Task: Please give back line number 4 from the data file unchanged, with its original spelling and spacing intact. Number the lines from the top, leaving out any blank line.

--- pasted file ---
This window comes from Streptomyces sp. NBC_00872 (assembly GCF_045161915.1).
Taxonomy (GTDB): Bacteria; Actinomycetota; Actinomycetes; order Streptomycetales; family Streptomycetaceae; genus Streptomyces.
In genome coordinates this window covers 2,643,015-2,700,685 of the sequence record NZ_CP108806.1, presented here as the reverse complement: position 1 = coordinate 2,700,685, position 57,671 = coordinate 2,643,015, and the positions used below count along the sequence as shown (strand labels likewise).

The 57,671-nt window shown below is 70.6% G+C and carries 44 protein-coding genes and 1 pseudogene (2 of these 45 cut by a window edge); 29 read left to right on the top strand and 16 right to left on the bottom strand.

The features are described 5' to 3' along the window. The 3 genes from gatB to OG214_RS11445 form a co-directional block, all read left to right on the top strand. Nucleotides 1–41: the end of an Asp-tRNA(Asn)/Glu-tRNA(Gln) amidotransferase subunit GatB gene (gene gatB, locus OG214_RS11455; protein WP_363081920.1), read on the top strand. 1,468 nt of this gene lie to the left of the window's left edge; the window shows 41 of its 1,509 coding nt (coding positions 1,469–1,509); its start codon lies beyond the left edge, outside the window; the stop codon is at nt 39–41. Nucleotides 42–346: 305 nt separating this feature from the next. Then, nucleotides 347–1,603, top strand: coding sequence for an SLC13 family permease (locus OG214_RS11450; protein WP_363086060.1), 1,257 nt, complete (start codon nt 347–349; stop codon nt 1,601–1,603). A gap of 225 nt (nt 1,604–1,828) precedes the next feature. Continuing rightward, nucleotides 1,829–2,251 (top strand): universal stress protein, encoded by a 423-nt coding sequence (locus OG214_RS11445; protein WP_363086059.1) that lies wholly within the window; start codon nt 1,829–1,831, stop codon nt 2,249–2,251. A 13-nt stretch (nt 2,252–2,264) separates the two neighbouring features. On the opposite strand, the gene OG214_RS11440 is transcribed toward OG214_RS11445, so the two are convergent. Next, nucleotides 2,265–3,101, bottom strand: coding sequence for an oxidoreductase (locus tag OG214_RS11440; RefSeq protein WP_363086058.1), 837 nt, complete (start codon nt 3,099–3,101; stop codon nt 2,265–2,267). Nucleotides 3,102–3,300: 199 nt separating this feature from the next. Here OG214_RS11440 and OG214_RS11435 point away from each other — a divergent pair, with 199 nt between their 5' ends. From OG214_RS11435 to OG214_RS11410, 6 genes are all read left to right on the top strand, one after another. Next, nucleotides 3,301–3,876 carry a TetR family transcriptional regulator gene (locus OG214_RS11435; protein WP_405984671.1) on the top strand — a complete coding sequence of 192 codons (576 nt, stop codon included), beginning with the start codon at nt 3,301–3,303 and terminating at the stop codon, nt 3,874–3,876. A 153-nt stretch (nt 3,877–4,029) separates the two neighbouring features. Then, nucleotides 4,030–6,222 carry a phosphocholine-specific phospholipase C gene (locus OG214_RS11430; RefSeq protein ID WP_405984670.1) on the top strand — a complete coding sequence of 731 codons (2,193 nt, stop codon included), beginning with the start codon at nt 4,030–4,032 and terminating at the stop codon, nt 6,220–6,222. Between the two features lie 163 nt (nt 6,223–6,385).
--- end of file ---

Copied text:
The 57,671-nt window shown below is 70.6% G+C and carries 44 protein-coding genes and 1 pseudogene (2 of these 45 cut by a window edge); 29 read left to right on the top strand and 16 right to left on the bottom strand.